decided: April 3, 1985.
ANTHONY AURESTO, APPELLANT
COMMONWEALTH OF PENNSYLVANIA, DEPARTMENT OF ENVIRONMENTAL RESOURCES AND JOHN H. BITZER AND FRED HESSE, APPELLEES
Appeal from the Order of the Court of Common Pleas of Pike County in case of Anthony Auresto v. Commonwealth of Pennsylvania, Department of Environmental Resources and John H. Bitzer and Fred Hesse, No. 106-1984.
Edward R. Eidelman, Stamberg & Caplan, for appellant.
Victor P. Stabile, with him, Peter J. Kramer, Deputy Attorney General, and LeRoy S. Zimmerman, Attorney General, for appellees.
President Judge Crumlish, Jr., and Judges Rogers, Craig, MacPhail, Doyle, Colins and Palladino. Opinion by President Judge Crumlish, Jr. Judge Williams, Jr., did not participate in the decision in this case. Dissenting Opinion by Judge Palladino. Judge Williams, Jr., did not participate in the decision in this case.
[ 88 Pa. Commw. Page 477]
Anthony Auresto appeals a Pike County Common Pleas Court order granting the Department of Environmental
[ 88 Pa. Commw. Page 478]
Resources (DER) and John Bitzer's*fn1 preliminary objections in the nature of a demurrer.*fn2 We reverse and remand.
Auresto was injured, while riding his snowmobile on a frozen pond, when it struck a protruding tree stump which was concealed by snow. The pond is a designated snowmobile recreational facility owned by DER and maintained by Bitzer.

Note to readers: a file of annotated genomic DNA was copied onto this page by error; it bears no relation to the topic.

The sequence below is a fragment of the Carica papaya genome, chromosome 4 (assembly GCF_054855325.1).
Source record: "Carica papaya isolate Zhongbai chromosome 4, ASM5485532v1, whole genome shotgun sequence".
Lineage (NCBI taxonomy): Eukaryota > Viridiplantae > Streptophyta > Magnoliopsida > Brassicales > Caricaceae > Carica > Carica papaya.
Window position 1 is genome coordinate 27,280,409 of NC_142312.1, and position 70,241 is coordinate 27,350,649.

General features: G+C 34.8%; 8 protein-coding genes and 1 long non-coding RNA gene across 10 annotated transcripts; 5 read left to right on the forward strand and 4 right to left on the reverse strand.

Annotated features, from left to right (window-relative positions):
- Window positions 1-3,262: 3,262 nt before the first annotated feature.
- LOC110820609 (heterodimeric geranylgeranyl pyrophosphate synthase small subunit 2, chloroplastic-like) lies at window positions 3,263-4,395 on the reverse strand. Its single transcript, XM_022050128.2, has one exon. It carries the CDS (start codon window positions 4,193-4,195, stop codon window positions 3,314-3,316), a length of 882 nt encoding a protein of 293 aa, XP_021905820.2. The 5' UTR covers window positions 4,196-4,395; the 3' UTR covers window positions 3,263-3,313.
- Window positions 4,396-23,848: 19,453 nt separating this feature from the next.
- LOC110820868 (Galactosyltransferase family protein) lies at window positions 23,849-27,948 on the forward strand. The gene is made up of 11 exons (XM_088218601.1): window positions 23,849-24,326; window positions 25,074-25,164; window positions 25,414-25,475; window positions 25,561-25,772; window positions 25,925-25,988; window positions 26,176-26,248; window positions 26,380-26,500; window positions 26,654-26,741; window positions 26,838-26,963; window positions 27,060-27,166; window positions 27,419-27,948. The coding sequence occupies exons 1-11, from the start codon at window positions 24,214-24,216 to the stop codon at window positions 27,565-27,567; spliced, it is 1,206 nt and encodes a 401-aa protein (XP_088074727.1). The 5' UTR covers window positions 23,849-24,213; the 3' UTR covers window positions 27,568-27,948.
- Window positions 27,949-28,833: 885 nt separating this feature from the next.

Auresto's sole contention is that the Commonwealth is not an "owner of land" under Section 3 of the Recreational Use of Land and Water Act (Act),*fn3 which relieves an "owner of land" of the duty to keep his premises safe for use by others for recreational purposes or to warn of dangerous condition. We agree.
In both Borgen v. Fort Pitt Museum Associates, Inc., 83 Pa. Commonwealth Ct. 207, 477 A.2d 36 (1984), and Ehehalt v. Nyari O'Dette, Inc., 85 Pa. Commonwealth Ct. 94, 481 A.2d 365 (1984), we held that the phrase "owner of land" was not intended to include the Commonwealth. "The purpose of this act is to encourage owners of land to make land and water areas available to the public for recreational purposes by limiting their liability toward persons entering thereon for such purposes." Section 1 of the Act, 68 P.S. § 477-1. The Commonwealth's contention, that the legislature intended to grant it immunity, is belied by the fact that (a) lands of the Commonwealth are always acquired, and usually held, for the use of the public, (b) the legislature would have used a more
[ 88 Pa. Commw. Page 479]
precise phrase than "owners of land" to confer immunity upon the Commonwealth, (c) the doctrine of sovereign immunity already barred suits against the Commonwealth when the Act became effective, and (d) the general phrase "owner of land," just as the word "person," should not be interpreted to include the sovereign state. Borgen, 83 Pa. Commonwealth Ct. at 213-14, 477 A.2d at 39.
We hold that the trial court erred as a matter of law in granting DER and Bitzer's preliminary objections in the nature of a demurrer. We reverse and remand this case for further proceedings consistent with this opinion.
The order of the Pike County Common Pleas Court, No. 106-1984 dated April 6, 1984, is reversed and this case is remanded for further proceedings consistent with the foregoing opinion.
Judge Williams, Jr., did not participate in the decision in this case.
Reversed and remanded.
Dissenting Opinion by Judge Palladino:
I respectfully dissent.